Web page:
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Canvas Knights Sopwith Camel Skeleton.

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skyomish

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Posts: 894

Joined: Fri Feb 13, 2009 8:10 pm

Post Sun Dec 09, 2012 1:19 am

Re: Canvas Knights Sopwith Camel Skeleton.

RAF209_Benge wrote:I agree about IL-2....still to this day the best campaigns I ever flew in a sim came in Red Baron 3D....each time you flew a mission you never got the same outcome or mission to follow.

+1 Red Baron was the very best. None of the rest even come close.
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RAF209_Benge

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Joined: Fri Jan 23, 2009 8:04 pm

Location: Iowa

Post Mon Dec 10, 2012 10:53 am

Re: Canvas Knights Sopwith Camel Skeleton.

Now Red Baron 2 had one over RB 3D....how I loved to hear the cheers of the soldiers when you did a low flyover of the trenches
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RipCord

Posts: 3

Joined: Fri May 23, 2008 4:00 pm

Post Sat Dec 29, 2012 8:19 am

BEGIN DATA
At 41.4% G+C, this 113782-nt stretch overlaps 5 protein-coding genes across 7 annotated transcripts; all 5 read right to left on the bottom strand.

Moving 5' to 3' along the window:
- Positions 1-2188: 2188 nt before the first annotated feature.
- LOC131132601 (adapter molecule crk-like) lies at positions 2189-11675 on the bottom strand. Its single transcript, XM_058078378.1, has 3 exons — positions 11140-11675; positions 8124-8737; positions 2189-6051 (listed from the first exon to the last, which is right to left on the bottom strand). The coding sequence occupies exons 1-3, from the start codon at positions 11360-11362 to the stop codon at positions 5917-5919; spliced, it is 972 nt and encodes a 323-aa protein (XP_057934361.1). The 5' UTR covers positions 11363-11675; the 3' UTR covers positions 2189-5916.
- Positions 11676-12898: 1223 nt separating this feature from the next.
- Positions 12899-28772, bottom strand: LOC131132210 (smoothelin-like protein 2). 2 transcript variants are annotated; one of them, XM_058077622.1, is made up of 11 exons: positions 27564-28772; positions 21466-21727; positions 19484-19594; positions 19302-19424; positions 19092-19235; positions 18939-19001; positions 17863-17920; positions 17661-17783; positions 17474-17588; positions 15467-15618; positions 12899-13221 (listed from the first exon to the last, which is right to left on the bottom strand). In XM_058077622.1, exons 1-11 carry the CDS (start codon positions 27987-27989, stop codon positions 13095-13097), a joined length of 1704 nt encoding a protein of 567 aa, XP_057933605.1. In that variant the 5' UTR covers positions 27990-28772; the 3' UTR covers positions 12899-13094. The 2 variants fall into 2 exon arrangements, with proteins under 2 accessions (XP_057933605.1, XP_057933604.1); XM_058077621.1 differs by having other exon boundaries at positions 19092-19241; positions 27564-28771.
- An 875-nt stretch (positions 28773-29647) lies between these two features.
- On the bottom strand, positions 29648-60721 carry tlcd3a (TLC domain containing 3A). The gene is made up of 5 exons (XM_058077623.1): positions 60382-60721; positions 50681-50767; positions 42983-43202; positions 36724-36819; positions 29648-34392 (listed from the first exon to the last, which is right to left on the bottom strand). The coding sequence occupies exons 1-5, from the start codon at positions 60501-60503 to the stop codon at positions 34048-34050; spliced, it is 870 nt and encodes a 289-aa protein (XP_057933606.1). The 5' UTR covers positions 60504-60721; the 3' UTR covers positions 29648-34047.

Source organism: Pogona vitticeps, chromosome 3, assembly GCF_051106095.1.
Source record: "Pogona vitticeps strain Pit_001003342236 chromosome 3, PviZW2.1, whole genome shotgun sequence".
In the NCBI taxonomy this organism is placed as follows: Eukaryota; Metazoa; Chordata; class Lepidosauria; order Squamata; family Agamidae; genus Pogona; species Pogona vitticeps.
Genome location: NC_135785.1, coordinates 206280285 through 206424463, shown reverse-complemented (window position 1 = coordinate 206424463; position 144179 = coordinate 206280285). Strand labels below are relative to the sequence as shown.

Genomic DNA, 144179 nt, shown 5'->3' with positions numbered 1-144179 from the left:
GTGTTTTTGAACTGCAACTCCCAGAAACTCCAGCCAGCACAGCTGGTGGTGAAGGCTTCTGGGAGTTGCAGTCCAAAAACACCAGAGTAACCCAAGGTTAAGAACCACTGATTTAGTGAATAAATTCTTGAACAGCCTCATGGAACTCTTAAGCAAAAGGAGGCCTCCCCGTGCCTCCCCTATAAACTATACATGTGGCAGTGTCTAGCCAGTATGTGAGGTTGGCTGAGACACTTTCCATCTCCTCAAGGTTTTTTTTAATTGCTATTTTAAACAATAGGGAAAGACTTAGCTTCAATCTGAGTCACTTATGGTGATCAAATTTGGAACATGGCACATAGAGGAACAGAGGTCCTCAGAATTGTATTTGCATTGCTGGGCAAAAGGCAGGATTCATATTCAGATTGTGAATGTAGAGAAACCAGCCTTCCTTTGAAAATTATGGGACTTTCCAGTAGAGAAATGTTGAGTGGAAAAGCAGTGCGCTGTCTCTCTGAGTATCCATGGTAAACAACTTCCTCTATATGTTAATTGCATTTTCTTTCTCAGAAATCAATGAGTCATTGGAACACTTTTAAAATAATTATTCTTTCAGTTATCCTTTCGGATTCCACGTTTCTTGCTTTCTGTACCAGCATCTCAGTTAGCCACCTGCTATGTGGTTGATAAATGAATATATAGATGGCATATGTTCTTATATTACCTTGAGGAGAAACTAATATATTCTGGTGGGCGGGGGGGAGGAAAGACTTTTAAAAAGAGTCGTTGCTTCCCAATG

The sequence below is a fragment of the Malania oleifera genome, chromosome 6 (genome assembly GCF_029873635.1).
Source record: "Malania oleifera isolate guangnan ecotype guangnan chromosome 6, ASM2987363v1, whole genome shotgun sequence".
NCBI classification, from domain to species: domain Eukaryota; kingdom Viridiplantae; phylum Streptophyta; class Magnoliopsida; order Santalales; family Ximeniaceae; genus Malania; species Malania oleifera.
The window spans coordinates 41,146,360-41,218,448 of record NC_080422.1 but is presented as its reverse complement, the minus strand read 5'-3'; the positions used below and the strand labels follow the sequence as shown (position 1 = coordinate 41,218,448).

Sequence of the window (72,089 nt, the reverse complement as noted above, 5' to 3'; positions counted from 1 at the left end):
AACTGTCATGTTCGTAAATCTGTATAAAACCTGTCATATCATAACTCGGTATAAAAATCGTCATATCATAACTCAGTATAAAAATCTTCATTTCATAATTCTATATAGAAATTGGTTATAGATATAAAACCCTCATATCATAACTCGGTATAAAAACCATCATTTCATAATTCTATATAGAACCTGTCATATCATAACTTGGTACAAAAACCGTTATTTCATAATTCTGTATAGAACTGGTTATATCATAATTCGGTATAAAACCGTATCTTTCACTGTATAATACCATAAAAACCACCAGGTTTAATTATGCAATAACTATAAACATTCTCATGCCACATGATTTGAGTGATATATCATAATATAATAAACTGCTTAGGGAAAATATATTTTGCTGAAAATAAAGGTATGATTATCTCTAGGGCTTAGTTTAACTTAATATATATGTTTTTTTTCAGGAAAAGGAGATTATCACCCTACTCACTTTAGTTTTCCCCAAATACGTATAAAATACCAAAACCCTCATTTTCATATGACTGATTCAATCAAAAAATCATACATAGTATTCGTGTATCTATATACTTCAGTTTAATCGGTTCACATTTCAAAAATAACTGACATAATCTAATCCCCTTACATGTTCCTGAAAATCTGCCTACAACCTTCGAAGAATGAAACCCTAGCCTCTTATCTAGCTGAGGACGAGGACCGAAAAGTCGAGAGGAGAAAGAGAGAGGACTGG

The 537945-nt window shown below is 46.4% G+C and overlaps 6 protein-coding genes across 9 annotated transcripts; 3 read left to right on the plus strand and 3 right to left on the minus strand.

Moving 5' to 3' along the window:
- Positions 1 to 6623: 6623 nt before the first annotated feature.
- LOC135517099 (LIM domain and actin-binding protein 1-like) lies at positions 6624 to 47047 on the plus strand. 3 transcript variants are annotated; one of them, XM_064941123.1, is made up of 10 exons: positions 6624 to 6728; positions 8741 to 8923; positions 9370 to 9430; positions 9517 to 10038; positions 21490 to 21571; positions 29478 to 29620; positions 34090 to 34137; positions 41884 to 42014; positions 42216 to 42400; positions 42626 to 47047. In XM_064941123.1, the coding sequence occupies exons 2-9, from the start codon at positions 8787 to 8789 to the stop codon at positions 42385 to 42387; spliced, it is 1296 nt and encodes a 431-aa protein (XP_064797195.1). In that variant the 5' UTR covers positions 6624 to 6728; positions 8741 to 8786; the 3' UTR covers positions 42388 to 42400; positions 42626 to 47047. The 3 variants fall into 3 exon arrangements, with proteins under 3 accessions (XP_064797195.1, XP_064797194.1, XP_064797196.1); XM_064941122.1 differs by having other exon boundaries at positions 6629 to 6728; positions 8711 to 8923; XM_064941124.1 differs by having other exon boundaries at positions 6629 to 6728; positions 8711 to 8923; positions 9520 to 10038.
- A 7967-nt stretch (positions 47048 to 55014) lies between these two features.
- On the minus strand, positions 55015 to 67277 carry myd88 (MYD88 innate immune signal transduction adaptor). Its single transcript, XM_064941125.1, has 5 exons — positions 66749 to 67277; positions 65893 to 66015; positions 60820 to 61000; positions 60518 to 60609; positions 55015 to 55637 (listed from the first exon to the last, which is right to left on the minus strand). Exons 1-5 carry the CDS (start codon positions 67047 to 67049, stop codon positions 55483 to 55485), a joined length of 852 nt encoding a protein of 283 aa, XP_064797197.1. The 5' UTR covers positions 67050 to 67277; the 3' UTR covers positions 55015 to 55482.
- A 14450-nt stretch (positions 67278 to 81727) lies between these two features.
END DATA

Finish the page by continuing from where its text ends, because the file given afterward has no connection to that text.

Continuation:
Re: Canvas Knights Sopwith Camel Skeleton.

caldrail wrote:it is, though for nit-picking purposes it would be nice if the ground had some kind of bump mapping or perhaps procedural grass (not that I'm fussy and demanding of course, but the aeroplane models are good enough to warrant good enviroment)





If you had wanted to be a REAL nitpicker you would have pointed out the wrong-way propeller ... :D ... still, all looks great.


... I'm 53 years old, grown up around airplanes (I'm a pilot and mechanic), and I (and my son) have Asperger's. One just can't be too anal about the details around me. For instance, static airplanes (museums) that have variable pitch props with blades at differing angles* (because someone didn't bother to align blades before installing the dome) drive me up the freakin' wall! - lol. (Oh, yeah, I can laugh about it ..... now.)


*example: #1 prop Me110 at Hendon (yes, even Hendon), two blades uniformly below normal fine pitch stop (one tooth?), third blade even lower (two teeth?).
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Afrika_Kola

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Joined: Tue Jun 29, 2010 12:37 am

Post Mon Dec 31, 2012 12:59 am

Re: Canvas Knights Sopwith Camel Skeleton.

Looks fantastic! The damage is brilliant. I hope the skelecamel does not not fly well. :twisted: